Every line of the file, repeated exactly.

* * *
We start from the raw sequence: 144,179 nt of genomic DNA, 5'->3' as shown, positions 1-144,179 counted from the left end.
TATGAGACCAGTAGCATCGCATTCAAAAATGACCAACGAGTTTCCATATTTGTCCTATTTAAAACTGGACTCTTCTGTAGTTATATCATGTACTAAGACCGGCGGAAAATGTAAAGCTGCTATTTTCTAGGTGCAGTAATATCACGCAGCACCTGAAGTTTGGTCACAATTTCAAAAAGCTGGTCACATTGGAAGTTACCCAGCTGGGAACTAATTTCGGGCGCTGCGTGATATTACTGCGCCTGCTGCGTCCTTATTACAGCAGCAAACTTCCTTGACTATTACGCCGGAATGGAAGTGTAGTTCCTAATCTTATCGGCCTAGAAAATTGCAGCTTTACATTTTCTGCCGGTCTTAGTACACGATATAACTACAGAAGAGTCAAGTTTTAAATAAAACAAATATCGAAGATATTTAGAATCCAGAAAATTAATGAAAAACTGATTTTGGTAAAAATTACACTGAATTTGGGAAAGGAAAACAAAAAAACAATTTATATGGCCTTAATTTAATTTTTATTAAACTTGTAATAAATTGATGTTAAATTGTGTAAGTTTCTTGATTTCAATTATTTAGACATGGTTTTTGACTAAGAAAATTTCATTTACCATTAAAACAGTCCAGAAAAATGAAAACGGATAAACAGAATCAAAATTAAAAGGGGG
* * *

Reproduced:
We start from the raw sequence: 144,179 nt of genomic DNA, 5'->3' as shown, positions 1-144,179 counted from the left end.
TATGAGACCAGTAGCATCGCATTCAAAAATGACCAACGAGTTTCCATATTTGTCCTATTTAAAACTGGACTCTTCTGTAGTTATATCATGTACTAAGACCGGCGGAAAATGTAAAGCTGCTATTTTCTAGGTGCAGTAATATCACGCAGCACCTGAAGTTTGGTCACAATTTCAAAAAGCTGGTCACATTGGAAGTTACCCAGCTGGGAACTAATTTCGGGCGCTGCGTGATATTACTGCGCCTGCTGCGTCCTTATTACAGCAGCAAACTTCCTTGACTATTACGCCGGAATGGAAGTGTAGTTCCTAATCTTATCGGCCTAGAAAATTGCAGCTTTACATTTTCTGCCGGTCTTAGTACACGATATAACTACAGAAGAGTCAAGTTTTAAATAAAACAAATATCGAAGATATTTAGAATCCAGAAAATTAATGAAAAACTGATTTTGGTAAAAATTACACTGAATTTGGGAAAGGAAAACAAAAAAACAATTTATATGGCCTTAATTTAATTTTTATTAAACTTGTAATAAATTGATGTTAAATTGTGTAAGTTTCTTGATTTCAATTATTTAGACATGGTTTTTGACTAAGAAAATTTCATTTACCATTAAAACAGTCCAGAAAAATGAAAACGGATAAACAGAATCAAAATTAAAAGGGGG